To say that Python was an influence on my sense of humour would be a gross understatement. It wasn't just the silliness and surrealism that got me, but the way they'd try to break the format of the sketch show, and how they revelled in language. I especially appreciated those sketches that were little more than a list of words - like Cheese Shop - or would twist the dialogue in clever ways.
That made me want to write, to play with the rhythm and construction of language. It taught me that comedy was about more than punchlines; it was more about surprise, and the unexpected.
Somehow, Terry Jones provided voices for the first thing I ever wrote for TV, back in 2001: an animated pilot for Channel 4, entitled Knife & Wife. That in itself was surreal enough, but Knife & Wife were characters I'd created when I was a Monty Python-obsessed teenager. If you'd told 14 year-old me that one day an actual Python would be playing Knife - who at that point was drawn purely for my own amusement - I would've punched you in the tongue.
Alas, it was a feat of casting that I've yet to match in the 15 years since.
Terry's agent initially turned the project down on his behalf, but agreed to pass the script onto him regardless.
We got a message a few days later from Terry telling us he'd "Love to play the chicken". What he saw in the script I don't know: I had overthought everything, and sanded off the anarchic edge which had entertained my schoolmates - or those who'd enjoyed the Knife & Wife strips on Bubblegun.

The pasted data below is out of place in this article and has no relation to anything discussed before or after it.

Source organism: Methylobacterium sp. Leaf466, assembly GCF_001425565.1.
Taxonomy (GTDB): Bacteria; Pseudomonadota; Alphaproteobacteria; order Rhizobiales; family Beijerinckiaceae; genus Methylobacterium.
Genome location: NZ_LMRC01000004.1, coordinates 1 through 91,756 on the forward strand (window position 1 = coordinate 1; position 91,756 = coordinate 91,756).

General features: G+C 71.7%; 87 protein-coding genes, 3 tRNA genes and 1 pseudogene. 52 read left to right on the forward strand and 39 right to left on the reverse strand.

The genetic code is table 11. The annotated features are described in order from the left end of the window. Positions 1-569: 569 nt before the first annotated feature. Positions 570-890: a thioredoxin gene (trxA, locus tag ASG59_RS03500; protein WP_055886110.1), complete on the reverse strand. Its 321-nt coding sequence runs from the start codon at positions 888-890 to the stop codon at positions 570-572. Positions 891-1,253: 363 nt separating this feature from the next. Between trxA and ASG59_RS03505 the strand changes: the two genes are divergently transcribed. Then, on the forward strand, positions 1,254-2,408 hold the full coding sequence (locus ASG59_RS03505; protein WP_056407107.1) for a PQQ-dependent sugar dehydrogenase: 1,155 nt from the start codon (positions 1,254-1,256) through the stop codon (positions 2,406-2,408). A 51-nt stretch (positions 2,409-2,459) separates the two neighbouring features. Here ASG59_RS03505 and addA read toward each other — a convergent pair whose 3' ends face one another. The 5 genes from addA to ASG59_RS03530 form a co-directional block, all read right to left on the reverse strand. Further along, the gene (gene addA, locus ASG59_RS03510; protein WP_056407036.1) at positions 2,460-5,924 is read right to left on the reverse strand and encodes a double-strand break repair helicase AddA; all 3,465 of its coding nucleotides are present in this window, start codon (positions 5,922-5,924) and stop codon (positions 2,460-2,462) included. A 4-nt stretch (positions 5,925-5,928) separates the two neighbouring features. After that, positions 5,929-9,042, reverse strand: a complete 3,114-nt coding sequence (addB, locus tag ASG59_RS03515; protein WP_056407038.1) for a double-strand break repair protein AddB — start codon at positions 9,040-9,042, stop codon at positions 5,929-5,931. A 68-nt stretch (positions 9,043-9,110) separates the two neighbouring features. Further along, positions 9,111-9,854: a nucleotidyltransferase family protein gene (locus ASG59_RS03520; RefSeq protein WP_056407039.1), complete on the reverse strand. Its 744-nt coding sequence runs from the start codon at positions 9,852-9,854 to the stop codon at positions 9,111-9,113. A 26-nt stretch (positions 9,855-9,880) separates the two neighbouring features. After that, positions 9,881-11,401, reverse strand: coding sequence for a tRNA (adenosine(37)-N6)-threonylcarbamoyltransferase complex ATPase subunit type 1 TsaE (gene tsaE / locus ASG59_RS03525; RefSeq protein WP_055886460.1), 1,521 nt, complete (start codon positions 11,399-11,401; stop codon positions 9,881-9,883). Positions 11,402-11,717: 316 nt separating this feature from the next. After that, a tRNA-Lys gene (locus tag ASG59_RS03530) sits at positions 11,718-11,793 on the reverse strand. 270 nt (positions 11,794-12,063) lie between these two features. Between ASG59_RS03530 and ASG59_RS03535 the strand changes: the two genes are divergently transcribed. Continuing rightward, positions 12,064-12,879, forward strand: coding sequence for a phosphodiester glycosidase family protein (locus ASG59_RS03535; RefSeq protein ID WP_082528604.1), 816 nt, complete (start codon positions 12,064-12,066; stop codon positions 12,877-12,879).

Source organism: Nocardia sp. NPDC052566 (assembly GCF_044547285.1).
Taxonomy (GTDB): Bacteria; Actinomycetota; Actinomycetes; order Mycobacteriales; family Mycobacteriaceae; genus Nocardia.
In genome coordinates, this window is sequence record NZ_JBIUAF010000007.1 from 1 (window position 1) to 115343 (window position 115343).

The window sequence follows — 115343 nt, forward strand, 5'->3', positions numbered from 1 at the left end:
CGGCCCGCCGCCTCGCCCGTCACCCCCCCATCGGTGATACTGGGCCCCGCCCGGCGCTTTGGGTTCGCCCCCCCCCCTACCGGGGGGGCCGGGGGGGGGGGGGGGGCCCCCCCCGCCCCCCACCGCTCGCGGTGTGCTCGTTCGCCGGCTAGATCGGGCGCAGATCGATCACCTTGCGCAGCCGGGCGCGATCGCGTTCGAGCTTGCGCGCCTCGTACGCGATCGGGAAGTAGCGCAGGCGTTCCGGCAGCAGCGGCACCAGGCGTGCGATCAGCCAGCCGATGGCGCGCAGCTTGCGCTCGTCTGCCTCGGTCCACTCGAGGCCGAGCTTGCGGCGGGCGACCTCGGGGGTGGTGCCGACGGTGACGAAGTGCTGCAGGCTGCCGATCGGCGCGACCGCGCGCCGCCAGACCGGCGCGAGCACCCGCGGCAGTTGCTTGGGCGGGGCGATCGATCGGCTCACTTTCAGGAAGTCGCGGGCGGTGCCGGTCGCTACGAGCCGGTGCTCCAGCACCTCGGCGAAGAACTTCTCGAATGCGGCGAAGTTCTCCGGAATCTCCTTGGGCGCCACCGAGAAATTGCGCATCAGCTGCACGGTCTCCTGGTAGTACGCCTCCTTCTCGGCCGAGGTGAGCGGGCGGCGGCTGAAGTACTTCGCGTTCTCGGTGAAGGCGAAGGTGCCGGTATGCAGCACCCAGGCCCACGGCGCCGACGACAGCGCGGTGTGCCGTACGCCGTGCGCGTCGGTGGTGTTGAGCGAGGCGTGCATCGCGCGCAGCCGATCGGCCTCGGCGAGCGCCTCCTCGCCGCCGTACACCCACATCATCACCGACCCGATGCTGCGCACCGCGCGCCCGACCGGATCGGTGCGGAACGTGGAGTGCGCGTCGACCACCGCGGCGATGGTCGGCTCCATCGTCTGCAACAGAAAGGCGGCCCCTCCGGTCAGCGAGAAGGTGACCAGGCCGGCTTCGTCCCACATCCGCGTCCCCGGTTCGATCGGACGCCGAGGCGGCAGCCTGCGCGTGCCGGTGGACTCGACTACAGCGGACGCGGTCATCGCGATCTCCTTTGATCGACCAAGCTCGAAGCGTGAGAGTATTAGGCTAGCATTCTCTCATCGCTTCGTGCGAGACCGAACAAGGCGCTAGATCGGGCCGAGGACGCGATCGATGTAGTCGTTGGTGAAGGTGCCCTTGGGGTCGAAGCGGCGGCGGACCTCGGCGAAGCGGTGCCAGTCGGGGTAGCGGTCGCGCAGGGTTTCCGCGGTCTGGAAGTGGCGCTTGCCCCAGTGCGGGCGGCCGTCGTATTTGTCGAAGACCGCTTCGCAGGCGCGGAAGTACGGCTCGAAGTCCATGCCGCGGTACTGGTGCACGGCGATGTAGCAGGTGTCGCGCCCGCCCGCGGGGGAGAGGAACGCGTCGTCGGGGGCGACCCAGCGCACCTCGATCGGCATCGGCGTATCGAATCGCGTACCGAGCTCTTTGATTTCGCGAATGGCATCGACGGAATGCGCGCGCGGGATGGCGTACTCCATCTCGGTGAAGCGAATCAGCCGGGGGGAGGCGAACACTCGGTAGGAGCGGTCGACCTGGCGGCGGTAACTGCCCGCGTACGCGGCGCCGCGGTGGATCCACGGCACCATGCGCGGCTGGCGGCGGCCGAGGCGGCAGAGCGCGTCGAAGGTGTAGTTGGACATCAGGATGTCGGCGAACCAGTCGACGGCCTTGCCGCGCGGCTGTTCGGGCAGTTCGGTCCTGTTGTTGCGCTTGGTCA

I may have been profoundly disappointed with the end result, but that had nothing to do with the work of Terry and the rest of the voice cast, or the superb animation, or producer Robert Popper.
Unlike with, say, Biffovision... I didn't trust my writing voice back then. I wasn't confident in what I was trying to do. But the thing I take away from the whole nonsense is what a lovely, gentle, kind and generous man Terry Jones was. He clearly had an affinity with writers, and a strong appreciation of the absurd, but he was just, y'know, really, really nice. No ego whatsoever.
Anyway. Yesterday, I went up in the loft to dig out some stuff for the upcoming Digifest, and stumbled upon a bunch of my original Knife & Wife strips.
I must've been around 16 or 17 when I drew them - clearly, even then I enjoyed making my work look as terrible as possible. Though I wince at some of the casual spousal abuse, I thought I'd share them on here, as they led to the sort of nonsense I used to write on Digi. There's even an early version of "moc-moc-a-moc".
Who knows? Upon seeing these, I might be convinced to bring back Knife & Wife in some form...
GAMES OF MY YEARS